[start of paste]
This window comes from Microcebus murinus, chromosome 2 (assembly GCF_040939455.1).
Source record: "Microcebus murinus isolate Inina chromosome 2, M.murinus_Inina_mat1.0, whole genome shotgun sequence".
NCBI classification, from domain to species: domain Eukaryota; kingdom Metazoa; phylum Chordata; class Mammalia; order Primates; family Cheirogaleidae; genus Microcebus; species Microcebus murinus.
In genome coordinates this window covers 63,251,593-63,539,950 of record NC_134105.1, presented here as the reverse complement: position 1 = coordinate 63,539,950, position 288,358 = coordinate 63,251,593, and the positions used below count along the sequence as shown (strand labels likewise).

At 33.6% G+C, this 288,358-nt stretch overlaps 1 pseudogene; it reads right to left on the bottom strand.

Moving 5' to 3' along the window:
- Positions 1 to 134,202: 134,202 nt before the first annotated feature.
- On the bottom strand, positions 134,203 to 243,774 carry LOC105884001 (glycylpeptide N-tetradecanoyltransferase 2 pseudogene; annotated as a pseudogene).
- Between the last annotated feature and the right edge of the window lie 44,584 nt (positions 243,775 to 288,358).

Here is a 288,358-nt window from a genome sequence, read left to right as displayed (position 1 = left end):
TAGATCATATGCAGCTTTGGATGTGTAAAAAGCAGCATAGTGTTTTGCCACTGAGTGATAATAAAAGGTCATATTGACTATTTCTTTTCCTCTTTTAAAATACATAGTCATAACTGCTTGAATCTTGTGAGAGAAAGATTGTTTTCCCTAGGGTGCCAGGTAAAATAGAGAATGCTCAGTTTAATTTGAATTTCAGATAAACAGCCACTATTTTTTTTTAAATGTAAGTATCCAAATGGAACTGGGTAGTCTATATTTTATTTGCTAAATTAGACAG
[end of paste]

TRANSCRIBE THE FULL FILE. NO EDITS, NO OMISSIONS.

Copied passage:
This window comes from Microcebus murinus, chromosome 2 (assembly GCF_040939455.1).
Source record: "Microcebus murinus isolate Inina chromosome 2, M.murinus_Inina_mat1.0, whole genome shotgun sequence".
NCBI classification, from domain to species: domain Eukaryota; kingdom Metazoa; phylum Chordata; class Mammalia; order Primates; family Cheirogaleidae; genus Microcebus; species Microcebus murinus.
In genome coordinates this window covers 63,251,593-63,539,950 of record NC_134105.1, presented here as the reverse complement: position 1 = coordinate 63,539,950, position 288,358 = coordinate 63,251,593, and the positions used below count along the sequence as shown (strand labels likewise).

At 33.6% G+C, this 288,358-nt stretch overlaps 1 pseudogene; it reads right to left on the bottom strand.

Moving 5' to 3' along the window:
- Positions 1 to 134,202: 134,202 nt before the first annotated feature.
- On the bottom strand, positions 134,203 to 243,774 carry LOC105884001 (glycylpeptide N-tetradecanoyltransferase 2 pseudogene; annotated as a pseudogene).
- Between the last annotated feature and the right edge of the window lie 44,584 nt (positions 243,775 to 288,358).

Here is a 288,358-nt window from a genome sequence, read left to right as displayed (position 1 = left end):
TAGATCATATGCAGCTTTGGATGTGTAAAAAGCAGCATAGTGTTTTGCCACTGAGTGATAATAAAAGGTCATATTGACTATTTCTTTTCCTCTTTTAAAATACATAGTCATAACTGCTTGAATCTTGTGAGAGAAAGATTGTTTTCCCTAGGGTGCCAGGTAAAATAGAGAATGCTCAGTTTAATTTGAATTTCAGATAAACAGCCACTATTTTTTTTTAAATGTAAGTATCCAAATGGAACTGGGTAGTCTATATTTTATTTGCTAAATTAGACAG